It has now been one year and seven months since I took the plunge into self-publishing and became an indie author. I’ve learned a lot along the way, and one of the biggest lessons I have learned is already stated in the title of this post: book promotion is still a mystery.
What does a successful book promotion look like? I don’t know.
What do unsuccessful book promotions look like? I don’t know that either.
And I don’t believe this is a oxymoron. It’s simply a statement that acknowledges a lack of understanding about the ins and outs of book promotion. As they say, it’s much more trial and error rather prescribed pedagogy.
Okay, lets look at the term unsuccessful book promotion first. How does one determine if a book promotion is unsuccessful? Well, I suppose the first and easiest answer is whether or not it led to books being sold. After all that’s the goal of book promotion, isn’t it? Actually, it probably isn’t, but I’m getting ahead of myself. Lackluster sales after a big promotion simply may mean that you have lackluster sales after a big promotion. But did the promotion introduce your name or book cover into a reader’s subconsciousness? How can we track at what point a person decides to take the plunge and read a book from an unknown author? How many times do they need to see a book cover or how many reviews will they have to read and trust before pulling the trigger? The answer to all of that is an unequivocal “I don’t know.”
What does a successful promotion look like? Is success determined by covering the cost of a promotional purchase? Do you have to make a profit in order for it to be successful?
I’ve tried a lot of different promotional approaches since I published my first book:
Kindle Free Day – Kindle Countdown Deal – Smashwords Pre-Release Coupon – Goodreads Giveaways – Goodreads Advertising – Blog Advertising – Facebook Advertising – Book Posts – Book Giveaways – Free Books for Review, etc …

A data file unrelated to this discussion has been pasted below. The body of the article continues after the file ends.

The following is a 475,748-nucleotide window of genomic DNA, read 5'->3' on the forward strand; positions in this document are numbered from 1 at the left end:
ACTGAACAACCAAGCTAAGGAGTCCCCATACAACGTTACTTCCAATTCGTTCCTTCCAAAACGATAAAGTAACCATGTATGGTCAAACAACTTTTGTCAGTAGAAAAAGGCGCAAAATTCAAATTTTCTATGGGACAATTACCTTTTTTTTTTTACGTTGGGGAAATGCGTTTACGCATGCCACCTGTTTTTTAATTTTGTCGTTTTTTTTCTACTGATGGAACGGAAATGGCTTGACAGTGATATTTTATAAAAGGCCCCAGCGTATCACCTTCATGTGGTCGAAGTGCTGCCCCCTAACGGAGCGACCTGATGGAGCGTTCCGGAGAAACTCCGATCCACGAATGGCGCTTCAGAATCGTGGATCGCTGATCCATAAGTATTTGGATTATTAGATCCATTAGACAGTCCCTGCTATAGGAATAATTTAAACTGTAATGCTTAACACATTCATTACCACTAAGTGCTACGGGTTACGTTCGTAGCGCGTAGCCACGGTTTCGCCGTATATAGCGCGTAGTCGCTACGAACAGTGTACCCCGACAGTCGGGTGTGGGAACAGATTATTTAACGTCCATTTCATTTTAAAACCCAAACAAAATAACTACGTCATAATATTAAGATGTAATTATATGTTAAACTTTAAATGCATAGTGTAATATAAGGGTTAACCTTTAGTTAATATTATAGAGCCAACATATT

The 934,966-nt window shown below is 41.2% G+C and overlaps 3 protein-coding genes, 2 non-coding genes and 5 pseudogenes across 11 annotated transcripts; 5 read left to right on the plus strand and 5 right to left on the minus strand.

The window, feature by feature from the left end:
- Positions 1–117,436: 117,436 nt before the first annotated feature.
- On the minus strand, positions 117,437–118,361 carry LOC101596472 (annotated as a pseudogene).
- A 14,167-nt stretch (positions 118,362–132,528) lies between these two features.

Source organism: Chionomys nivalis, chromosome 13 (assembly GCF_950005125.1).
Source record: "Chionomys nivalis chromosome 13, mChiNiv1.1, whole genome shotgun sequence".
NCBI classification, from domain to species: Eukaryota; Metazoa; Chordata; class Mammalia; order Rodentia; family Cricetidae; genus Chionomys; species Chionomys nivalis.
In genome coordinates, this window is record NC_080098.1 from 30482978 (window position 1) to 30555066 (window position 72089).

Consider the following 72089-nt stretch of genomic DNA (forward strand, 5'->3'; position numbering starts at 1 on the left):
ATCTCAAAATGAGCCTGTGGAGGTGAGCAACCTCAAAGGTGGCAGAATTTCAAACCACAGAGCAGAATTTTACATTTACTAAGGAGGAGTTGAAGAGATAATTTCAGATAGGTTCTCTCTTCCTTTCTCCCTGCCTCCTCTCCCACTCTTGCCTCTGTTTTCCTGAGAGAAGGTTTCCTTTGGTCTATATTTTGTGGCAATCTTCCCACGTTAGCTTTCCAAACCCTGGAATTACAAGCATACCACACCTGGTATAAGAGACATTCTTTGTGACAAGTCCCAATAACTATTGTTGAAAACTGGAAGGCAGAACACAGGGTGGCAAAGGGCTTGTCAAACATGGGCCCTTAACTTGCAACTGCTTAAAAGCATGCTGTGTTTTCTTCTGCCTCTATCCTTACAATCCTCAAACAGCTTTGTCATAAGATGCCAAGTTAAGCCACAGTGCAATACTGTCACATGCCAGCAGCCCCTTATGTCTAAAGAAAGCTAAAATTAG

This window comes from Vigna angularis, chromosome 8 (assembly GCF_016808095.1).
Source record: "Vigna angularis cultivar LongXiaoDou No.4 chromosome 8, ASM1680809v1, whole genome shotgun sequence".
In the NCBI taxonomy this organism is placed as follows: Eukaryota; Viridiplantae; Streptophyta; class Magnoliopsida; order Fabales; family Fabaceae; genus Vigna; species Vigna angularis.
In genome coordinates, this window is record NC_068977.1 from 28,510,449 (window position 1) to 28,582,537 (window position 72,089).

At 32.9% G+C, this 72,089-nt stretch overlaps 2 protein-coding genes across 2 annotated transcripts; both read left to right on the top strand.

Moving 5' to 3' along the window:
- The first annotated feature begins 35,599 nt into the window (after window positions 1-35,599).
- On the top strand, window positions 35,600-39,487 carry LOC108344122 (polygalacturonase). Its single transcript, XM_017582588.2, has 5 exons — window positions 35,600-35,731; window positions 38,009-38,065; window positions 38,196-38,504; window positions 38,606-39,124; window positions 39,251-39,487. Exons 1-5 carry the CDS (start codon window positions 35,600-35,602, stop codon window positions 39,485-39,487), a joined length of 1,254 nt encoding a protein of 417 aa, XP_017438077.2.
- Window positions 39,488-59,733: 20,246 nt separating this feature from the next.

I have never had a bump in sales equal to that of a Kindle Free Day promotion – especially if some of the larger promotional sites decide to pick up your offering for a day. Hands down, for an unknown indie author, I know of nothing more effective to get your books into the hands of thousands of readers other than offering it free on Kindle.
But the effect of these days are limited. While extremely worthwhile, it’s just the beginning.
Take your pick. I’ve tried most approaches, and I’m considering trying a few others which I haven’t tried yet.
Reviews help, but they are not the silver bullet.
Ads seems to be the least effective, but again, who can measure the worth of exposure, especially in a long term sense.
This summer I have the privilege of doing two author events at libraries. I have no idea what will come from that, but it should be fun.
I do recommend using the Goodreads First Reads Giveaway. It has been helpful in exposing my books to thousands of interested readers all for the price of about one paperback book.
I have also seen some positive results using Facebook’s targeted posts.
The point of all of this, I have concluded, is that it is best to say “yes” to everything.
Build a broad base to reach as many readers as possible. Spread yourself thin, in a good sense, and through trial and error find your way through the marketing maze.
And most importantly, never give up.